4Levels of References Primary: Peer Reviewed Secondary: Not peer-reviewedPrimaryWhen someone says Primary Literature, they usually mean something that is peer reviewed, like a journal article published in a peer reviewed journal or a textbook from a highly respected author who quotes from and cites peer reviewed articles.The secondary level of references or literature refers to things like newspaper articles, authoritative web sites, and such that are usually opinions or reports of occurrences, news, surveys, and such. Also included in secondary sites are databases like the ones at the CDC which are statistics collected from state and local agencies.Secondary
5Levels of Peer Reviewed Information Primary: original researchSecondary: review articlesTertiary: textbooks, summariesPrimary Information Source:Articles in scientific journals that report the findings from research studies and experiments are considered "primary" information sources, because they are "first hand" accounts of the actual research and the results, i.e. the original scientific evidence. Papers about original empirical research must conform to acceptable scientific standards for conducting and reporting such research, and must pass peer-review to be published as articles in a scientific journalSecondary Information Source:The various original scientific studies described above generate a wealth of "primary evidence" that periodically needs to be gathered, organized, and assessed by the clinical and scientific communities to give us a sense of the current "state of the science" on a given topic. These types of research "Review" articles are considered a secondary source because they are "second-hand" accounts which integrate the scientific evidence from a number of original research studies. However, such scientific "Review" articles must also conform to scientifically acceptable methodologic standards for gathering, synthesizing, and reporting the available evidence, and also must be peer-reviewed before being published in a reputable scientific journal.Tertiary Information Sources:Textbooks offer an example of a usually reliable source of information, that may or may not be peer-reviewed. The more accurate and reliable textbooks will contain information that is drawn only from the evidence from primary and secondary source articles that have been published in the peer-reviewed scientific literature, and that conform to scientific standards for summarizing and interpreting that information. For instance, the author(s) of an accurate and reliable textbook will appropriately and objectively summarize all information available on a topic, and not just "pick and choose" certain evidence or interpret the selected evidence in a biased manner. In accredited institutions, textbooks are reviewed and approved by the faculty of the institution, which provides another level of "peer-review" of the information in the textbook. Textbooks in wide use by a number of accredited institutions may give a further indication of the extent to which educators, clinicians, and scientists consider the book a credible and legitimate source of accurate and complete informationPrimarySecondaryTertiary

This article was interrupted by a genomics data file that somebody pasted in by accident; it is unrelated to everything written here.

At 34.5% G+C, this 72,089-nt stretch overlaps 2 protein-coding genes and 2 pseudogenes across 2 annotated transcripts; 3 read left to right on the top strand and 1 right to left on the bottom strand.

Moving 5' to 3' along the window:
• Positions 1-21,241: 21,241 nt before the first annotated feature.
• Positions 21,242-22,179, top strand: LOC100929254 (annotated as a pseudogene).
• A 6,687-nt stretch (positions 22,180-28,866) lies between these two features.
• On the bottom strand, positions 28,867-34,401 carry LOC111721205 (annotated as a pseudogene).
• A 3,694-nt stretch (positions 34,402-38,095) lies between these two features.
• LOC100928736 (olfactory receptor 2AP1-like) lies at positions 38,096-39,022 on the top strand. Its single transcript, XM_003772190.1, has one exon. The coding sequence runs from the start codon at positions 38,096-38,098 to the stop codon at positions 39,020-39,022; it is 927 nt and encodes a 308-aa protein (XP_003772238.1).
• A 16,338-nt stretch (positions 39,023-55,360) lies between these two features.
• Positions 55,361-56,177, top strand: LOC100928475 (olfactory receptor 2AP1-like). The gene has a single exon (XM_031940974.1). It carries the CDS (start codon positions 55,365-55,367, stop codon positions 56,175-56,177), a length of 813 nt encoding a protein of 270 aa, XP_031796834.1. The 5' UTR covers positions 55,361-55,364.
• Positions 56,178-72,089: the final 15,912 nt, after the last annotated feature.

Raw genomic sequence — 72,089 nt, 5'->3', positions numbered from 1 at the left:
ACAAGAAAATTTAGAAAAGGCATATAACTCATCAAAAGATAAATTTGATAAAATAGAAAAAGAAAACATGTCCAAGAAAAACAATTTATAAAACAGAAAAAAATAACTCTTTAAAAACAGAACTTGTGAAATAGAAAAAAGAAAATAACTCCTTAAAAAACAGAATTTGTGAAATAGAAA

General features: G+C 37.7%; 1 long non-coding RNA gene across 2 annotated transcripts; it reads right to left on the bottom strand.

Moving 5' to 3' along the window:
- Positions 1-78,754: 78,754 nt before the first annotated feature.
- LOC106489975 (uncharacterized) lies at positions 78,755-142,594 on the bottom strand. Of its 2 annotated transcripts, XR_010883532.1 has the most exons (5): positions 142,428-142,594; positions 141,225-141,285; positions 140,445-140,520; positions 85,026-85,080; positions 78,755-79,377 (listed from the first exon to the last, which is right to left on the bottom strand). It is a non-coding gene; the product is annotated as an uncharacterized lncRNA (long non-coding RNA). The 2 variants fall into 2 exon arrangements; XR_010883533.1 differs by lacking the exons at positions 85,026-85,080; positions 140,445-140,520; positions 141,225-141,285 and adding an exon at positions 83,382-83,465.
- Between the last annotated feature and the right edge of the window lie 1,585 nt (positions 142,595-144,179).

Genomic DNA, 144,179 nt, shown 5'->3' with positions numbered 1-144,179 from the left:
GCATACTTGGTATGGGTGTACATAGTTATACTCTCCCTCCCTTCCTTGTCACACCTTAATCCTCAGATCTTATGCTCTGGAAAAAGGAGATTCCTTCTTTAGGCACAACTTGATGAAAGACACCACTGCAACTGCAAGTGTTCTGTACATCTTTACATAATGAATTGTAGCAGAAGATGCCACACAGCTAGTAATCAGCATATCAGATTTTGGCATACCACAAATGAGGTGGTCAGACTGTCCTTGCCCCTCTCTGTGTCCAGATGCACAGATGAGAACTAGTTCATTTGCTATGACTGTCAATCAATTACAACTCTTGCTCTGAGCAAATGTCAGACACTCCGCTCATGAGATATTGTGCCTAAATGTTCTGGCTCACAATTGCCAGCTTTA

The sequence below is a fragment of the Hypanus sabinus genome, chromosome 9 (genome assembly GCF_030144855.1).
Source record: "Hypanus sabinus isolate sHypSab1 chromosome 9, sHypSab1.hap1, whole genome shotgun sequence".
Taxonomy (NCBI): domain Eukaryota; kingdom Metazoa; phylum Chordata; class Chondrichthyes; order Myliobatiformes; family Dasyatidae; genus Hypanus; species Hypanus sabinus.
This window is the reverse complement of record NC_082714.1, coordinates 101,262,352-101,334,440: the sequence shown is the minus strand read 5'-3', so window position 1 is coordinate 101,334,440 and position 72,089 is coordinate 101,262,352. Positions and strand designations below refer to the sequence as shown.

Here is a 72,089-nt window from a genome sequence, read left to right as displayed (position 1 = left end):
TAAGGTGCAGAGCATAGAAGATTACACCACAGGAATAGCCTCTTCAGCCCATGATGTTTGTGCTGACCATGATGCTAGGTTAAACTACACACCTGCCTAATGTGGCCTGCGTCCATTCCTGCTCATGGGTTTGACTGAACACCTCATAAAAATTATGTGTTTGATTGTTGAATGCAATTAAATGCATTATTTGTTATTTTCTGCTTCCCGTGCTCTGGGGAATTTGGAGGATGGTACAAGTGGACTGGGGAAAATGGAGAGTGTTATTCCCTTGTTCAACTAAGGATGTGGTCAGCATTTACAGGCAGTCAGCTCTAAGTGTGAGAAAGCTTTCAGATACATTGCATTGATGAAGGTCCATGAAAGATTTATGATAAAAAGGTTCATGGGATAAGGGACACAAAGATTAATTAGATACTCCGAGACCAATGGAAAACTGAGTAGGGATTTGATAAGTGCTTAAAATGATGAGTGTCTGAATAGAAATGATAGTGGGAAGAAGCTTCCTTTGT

6Primary Peer Reviewed Literature Primary Source Evidence:The second table (Slide 6) titled "Continuum of Study Designs and their Causal Inference" demonstrates the hierarchy of the different types of research studies. This hierarchy is based on the ability of the research study design to satisfy the "Criteria for Causality" (some of which were identified in the previous slide). The research examples at the bottom of the table (e.g. case studies) are good for beginning the process of developing cause-and-effect research hypotheses, but such studies can only provide very weak evidence since they don't meet many of the Criteria for establishing Causality. For example, in testing a new angina drug, viagra, there was this interesting side effect. Moving from the bottom to the top of the pyramid, the rigor of the research studies is increased, more of the causal criteria are met, and a stronger case may be made for drawing conclusions (inferences) about cause-and-effect. At the top of the triangle is the experimental randomized controlled trial (RCT), which is the strongest study design for meeting the causal criteria, and therefore is the "gold standard" of scientific evidence.